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Accepted Paper:

Aesthetics of Mediumship in Brazilian Spiritist Healthcare  


Helmar Kurz (University MuensterGermany)

Paper short abstract:

The paper discusses sensory aspects of mediumship in Brazilian Spiritist healing settings and explores the involvement of the ethnographer. It reflects how far sensory perception does not only serve as a focus of anthropological investigation but also as an insightful ethnographic technique.

Paper long abstract:

Brazilian Spiritist healthcare models serve as an example of how sensory perception shapes the interaction, experience, and interpretation of therapeutic practices. Ethnographers study the interconnection, functionality, and efficacy of spirit possession, mediumship, and (self-)care by exploring their performative, embodied, and sensual qualities. Many argue for a socio-cultural-psychological model and impose their cognitive interpretations of observed experiences and narratives on their research objects. Few try to explore the individual affective entanglements of their interlocutors with related practices, and hardly anybody dares to reflect on their own sensory perception throughout observing participation in terms of relevant data production and reflection. Applying to Sensory Anthropology as an approach that covers both, this paper surpasses the anthropological interpretation of Spiritist healing practices as bodily-sensory "technologies of the self" by discussing the ethnographer's involvement with these therapeutic interventions. It only touches the perspective on patient-healer relationships as socially structured, symbolical, and performative, and different layers of sensory experience and interaction. Instead, it will focus on the analysis of the ethnographer's perception and interaction in this space of healing. It describes some ethnographer's sensory experiences and his gradual transformation from a participant-observer towards an observing participant in mediumship-related practices of care. A major question to be discussed will be how far ethnographers are able to participate without becoming involved and how they are able to use their sensory experiences as data and therefore as a source of knowledge. It implements a discussion on how to fill the gaps between interpretation, empathy, and "going native".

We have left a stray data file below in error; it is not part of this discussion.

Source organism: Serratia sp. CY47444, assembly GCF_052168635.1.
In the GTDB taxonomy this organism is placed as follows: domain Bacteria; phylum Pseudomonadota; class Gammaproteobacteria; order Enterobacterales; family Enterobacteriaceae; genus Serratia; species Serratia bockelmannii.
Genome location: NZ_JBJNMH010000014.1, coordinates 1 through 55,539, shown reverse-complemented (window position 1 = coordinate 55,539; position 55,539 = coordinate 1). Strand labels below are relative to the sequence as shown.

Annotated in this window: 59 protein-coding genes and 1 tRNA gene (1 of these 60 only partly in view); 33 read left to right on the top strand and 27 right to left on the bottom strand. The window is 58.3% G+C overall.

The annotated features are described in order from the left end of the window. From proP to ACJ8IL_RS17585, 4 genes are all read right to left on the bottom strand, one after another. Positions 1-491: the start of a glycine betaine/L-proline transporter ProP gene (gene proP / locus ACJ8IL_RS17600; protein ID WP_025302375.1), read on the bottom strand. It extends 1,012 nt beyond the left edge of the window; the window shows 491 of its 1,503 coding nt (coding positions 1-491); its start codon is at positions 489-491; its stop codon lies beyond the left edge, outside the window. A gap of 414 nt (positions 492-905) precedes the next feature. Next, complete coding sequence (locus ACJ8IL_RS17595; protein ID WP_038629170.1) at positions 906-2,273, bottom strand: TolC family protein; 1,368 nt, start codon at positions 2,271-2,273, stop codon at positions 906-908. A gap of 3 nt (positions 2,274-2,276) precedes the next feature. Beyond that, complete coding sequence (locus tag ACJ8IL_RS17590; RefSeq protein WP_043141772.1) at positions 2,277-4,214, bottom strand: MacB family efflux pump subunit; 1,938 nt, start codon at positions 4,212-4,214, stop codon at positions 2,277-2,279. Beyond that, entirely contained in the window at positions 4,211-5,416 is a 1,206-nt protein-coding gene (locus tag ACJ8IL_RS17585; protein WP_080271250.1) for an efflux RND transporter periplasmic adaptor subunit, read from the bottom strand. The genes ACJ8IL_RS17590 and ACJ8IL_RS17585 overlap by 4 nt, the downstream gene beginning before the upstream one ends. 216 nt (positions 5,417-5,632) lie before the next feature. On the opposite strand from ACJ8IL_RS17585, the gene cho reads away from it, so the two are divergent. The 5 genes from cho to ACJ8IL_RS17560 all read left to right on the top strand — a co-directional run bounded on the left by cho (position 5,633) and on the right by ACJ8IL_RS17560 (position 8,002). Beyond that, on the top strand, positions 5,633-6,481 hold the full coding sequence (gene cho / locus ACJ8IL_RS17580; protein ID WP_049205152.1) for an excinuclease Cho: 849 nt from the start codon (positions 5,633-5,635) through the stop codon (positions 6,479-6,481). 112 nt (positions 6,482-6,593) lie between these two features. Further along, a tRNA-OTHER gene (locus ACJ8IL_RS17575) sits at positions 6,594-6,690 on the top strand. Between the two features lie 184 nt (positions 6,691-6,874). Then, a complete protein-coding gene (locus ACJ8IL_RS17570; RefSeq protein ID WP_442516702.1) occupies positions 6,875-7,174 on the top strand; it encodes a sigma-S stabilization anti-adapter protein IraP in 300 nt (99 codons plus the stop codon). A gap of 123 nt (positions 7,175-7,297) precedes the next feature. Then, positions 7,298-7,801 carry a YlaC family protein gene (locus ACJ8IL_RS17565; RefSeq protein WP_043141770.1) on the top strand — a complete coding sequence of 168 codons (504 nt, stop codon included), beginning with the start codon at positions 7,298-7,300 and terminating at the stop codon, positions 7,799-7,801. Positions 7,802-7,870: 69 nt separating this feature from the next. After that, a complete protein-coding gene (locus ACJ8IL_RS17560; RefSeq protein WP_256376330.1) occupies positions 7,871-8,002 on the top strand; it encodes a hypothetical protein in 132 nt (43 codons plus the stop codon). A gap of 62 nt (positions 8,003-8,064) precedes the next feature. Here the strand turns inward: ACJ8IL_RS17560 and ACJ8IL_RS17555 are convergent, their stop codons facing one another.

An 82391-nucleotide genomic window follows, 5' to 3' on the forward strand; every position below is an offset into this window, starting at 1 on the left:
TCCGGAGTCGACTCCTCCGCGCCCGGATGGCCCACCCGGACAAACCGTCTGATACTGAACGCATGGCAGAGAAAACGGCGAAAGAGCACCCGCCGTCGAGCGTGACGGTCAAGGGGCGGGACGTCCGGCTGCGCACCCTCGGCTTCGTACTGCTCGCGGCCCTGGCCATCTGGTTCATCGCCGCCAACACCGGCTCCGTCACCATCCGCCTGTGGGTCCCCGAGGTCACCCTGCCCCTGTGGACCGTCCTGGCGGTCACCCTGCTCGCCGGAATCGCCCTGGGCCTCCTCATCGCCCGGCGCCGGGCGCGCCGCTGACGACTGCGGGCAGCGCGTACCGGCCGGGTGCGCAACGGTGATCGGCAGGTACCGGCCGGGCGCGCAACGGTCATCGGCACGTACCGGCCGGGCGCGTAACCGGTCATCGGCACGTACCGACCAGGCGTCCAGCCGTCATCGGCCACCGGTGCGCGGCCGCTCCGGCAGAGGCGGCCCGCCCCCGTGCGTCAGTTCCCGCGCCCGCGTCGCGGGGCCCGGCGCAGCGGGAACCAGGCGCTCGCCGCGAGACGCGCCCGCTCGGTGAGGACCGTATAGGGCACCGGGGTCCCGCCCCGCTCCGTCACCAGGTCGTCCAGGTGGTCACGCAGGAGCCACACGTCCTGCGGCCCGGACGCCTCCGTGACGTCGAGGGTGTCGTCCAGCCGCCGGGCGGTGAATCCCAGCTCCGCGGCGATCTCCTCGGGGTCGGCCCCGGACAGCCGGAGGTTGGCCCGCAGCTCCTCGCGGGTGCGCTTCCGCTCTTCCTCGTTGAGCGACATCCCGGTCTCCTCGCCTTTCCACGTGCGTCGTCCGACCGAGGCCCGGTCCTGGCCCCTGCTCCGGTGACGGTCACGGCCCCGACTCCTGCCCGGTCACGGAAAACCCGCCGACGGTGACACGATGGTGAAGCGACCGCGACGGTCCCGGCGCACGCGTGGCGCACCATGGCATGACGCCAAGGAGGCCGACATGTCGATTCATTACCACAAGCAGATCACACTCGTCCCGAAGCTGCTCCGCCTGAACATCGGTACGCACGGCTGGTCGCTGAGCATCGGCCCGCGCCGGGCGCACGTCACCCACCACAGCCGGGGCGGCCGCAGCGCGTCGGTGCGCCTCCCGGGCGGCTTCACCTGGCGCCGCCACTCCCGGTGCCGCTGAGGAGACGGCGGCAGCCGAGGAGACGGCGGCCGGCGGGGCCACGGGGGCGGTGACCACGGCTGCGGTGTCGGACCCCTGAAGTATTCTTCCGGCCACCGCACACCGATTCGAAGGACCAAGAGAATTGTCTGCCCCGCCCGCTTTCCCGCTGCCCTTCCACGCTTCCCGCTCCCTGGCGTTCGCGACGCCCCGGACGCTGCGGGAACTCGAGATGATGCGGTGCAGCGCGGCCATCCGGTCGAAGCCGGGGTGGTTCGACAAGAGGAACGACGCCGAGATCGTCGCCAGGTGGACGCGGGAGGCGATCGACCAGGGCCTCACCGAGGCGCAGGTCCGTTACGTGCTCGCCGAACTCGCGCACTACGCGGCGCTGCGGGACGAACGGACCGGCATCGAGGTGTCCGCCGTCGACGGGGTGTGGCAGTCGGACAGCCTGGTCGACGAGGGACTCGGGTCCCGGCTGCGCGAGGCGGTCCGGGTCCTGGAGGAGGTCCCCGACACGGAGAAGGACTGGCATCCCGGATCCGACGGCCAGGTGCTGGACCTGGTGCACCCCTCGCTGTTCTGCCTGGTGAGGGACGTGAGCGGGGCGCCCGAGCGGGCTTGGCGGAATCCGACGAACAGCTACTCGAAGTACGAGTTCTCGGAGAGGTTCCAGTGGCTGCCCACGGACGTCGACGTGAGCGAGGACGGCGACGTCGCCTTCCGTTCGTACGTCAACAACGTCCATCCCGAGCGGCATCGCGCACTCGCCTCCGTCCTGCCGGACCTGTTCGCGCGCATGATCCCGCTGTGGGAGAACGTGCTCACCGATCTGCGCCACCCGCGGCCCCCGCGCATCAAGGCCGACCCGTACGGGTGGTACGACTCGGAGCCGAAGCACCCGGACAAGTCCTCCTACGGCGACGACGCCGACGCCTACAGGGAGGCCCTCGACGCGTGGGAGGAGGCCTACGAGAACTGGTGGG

Panel P115a
Other Worlds, Other Bodies?: Ethnography, Experience and Epistemological Embodiment